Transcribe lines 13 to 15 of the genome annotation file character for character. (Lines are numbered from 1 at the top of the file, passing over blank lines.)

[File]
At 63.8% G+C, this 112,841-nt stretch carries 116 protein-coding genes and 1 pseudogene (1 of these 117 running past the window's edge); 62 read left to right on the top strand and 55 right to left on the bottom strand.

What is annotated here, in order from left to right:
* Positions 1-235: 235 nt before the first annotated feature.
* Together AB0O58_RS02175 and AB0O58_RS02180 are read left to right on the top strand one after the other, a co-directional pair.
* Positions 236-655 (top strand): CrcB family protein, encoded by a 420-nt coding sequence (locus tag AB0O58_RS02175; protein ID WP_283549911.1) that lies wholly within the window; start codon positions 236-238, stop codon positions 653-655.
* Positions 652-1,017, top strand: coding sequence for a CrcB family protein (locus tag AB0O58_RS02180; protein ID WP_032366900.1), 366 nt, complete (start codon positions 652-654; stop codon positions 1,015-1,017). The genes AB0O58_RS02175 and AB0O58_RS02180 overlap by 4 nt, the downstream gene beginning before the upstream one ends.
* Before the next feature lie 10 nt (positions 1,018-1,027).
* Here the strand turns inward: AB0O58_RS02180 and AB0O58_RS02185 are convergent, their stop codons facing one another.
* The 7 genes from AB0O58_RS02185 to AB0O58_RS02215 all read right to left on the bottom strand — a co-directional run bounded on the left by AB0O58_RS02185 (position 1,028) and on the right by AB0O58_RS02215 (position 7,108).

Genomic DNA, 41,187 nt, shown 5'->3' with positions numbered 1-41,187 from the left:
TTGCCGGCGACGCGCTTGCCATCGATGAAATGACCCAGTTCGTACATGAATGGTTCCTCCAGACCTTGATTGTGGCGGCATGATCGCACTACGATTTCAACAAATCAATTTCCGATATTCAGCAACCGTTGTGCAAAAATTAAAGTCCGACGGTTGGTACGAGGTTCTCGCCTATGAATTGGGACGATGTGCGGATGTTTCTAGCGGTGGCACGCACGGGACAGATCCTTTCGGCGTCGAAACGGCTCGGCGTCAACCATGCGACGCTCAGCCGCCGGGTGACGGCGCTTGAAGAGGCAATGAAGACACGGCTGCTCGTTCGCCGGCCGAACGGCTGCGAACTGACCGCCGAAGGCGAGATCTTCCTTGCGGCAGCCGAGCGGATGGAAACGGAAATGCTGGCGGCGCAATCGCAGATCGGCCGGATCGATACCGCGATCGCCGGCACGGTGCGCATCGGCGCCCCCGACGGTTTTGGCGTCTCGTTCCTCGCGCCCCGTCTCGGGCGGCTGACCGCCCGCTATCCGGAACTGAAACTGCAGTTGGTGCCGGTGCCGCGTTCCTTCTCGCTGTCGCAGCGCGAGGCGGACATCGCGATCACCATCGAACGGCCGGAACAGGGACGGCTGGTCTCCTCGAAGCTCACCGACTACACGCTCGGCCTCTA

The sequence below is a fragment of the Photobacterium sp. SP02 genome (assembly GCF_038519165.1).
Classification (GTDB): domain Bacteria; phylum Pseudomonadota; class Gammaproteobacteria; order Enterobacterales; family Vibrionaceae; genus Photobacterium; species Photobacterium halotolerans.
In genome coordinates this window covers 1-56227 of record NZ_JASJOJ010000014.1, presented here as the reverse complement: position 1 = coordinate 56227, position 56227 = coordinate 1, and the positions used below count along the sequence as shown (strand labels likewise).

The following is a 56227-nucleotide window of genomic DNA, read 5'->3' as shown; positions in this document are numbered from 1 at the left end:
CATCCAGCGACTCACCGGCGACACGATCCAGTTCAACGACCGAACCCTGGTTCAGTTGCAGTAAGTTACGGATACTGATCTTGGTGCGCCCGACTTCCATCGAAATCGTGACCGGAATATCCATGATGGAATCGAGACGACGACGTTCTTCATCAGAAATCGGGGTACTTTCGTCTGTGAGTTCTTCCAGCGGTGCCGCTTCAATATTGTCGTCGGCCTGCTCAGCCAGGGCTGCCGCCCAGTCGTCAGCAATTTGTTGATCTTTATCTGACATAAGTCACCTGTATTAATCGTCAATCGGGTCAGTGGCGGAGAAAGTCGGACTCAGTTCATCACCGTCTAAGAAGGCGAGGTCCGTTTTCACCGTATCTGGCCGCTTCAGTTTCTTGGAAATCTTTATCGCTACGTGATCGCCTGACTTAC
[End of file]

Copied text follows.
Classification (GTDB): domain Bacteria; phylum Pseudomonadota; class Gammaproteobacteria; order Enterobacterales; family Vibrionaceae; genus Photobacterium; species Photobacterium halotolerans.
In genome coordinates this window covers 1-56227 of record NZ_JASJOJ010000014.1, presented here as the reverse complement: position 1 = coordinate 56227, position 56227 = coordinate 1, and the positions used below count along the sequence as shown (strand labels likewise).

The following is a 56227-nucleotide window of genomic DNA, read 5'->3' as shown; positions in this document are numbered from 1 at the left end: